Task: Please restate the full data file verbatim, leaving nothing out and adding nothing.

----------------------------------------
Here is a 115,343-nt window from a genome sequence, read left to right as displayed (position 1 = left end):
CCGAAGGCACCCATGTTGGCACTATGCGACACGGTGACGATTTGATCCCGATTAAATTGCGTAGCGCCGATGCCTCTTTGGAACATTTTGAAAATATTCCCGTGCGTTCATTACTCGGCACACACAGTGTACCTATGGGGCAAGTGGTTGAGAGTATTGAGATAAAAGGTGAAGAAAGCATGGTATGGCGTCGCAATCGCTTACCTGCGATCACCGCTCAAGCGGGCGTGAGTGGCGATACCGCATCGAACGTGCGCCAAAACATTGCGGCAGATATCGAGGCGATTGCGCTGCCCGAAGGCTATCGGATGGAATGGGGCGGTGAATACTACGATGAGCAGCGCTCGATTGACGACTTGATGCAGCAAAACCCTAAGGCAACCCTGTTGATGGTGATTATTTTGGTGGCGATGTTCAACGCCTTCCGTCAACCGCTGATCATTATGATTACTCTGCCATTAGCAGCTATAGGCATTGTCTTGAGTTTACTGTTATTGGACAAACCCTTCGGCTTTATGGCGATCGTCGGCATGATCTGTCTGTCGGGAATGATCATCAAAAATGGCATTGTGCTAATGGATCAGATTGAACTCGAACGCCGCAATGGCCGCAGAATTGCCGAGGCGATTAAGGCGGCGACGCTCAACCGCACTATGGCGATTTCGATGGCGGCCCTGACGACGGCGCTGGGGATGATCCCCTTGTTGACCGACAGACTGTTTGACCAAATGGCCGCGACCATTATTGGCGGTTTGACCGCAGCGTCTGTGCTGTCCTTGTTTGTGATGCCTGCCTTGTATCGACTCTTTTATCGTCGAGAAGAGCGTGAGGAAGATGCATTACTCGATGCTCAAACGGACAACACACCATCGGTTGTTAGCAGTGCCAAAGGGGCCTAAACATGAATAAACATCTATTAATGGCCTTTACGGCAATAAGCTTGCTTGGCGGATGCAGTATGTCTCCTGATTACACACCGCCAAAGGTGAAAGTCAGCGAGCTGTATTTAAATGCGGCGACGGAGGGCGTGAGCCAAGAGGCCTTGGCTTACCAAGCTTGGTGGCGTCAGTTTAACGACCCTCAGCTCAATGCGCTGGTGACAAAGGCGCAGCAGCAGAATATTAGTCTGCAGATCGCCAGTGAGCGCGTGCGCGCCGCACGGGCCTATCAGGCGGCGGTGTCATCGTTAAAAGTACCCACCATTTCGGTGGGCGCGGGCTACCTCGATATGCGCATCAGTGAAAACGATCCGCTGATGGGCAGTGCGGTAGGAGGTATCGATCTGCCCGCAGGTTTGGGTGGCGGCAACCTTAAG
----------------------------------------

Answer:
Here is a 115,343-nt window from a genome sequence, read left to right as displayed (position 1 = left end):
CCGAAGGCACCCATGTTGGCACTATGCGACACGGTGACGATTTGATCCCGATTAAATTGCGTAGCGCCGATGCCTCTTTGGAACATTTTGAAAATATTCCCGTGCGTTCATTACTCGGCACACACAGTGTACCTATGGGGCAAGTGGTTGAGAGTATTGAGATAAAAGGTGAAGAAAGCATGGTATGGCGTCGCAATCGCTTACCTGCGATCACCGCTCAAGCGGGCGTGAGTGGCGATACCGCATCGAACGTGCGCCAAAACATTGCGGCAGATATCGAGGCGATTGCGCTGCCCGAAGGCTATCGGATGGAATGGGGCGGTGAATACTACGATGAGCAGCGCTCGATTGACGACTTGATGCAGCAAAACCCTAAGGCAACCCTGTTGATGGTGATTATTTTGGTGGCGATGTTCAACGCCTTCCGTCAACCGCTGATCATTATGATTACTCTGCCATTAGCAGCTATAGGCATTGTCTTGAGTTTACTGTTATTGGACAAACCCTTCGGCTTTATGGCGATCGTCGGCATGATCTGTCTGTCGGGAATGATCATCAAAAATGGCATTGTGCTAATGGATCAGATTGAACTCGAACGCCGCAATGGCCGCAGAATTGCCGAGGCGATTAAGGCGGCGACGCTCAACCGCACTATGGCGATTTCGATGGCGGCCCTGACGACGGCGCTGGGGATGATCCCCTTGTTGACCGACAGACTGTTTGACCAAATGGCCGCGACCATTATTGGCGGTTTGACCGCAGCGTCTGTGCTGTCCTTGTTTGTGATGCCTGCCTTGTATCGACTCTTTTATCGTCGAGAAGAGCGTGAGGAAGATGCATTACTCGATGCTCAAACGGACAACACACCATCGGTTGTTAGCAGTGCCAAAGGGGCCTAAACATGAATAAACATCTATTAATGGCCTTTACGGCAATAAGCTTGCTTGGCGGATGCAGTATGTCTCCTGATTACACACCGCCAAAGGTGAAAGTCAGCGAGCTGTATTTAAATGCGGCGACGGAGGGCGTGAGCCAAGAGGCCTTGGCTTACCAAGCTTGGTGGCGTCAGTTTAACGACCCTCAGCTCAATGCGCTGGTGACAAAGGCGCAGCAGCAGAATATTAGTCTGCAGATCGCCAGTGAGCGCGTGCGCGCCGCACGGGCCTATCAGGCGGCGGTGTCATCGTTAAAAGTACCCACCATTTCGGTGGGCGCGGGCTACCTCGATATGCGCATCAGTGAAAACGATCCGCTGATGGGCAGTGCGGTAGGAGGTATCGATCTGCCCGCAGGTTTGGGTGGCGGCAACCTTAAG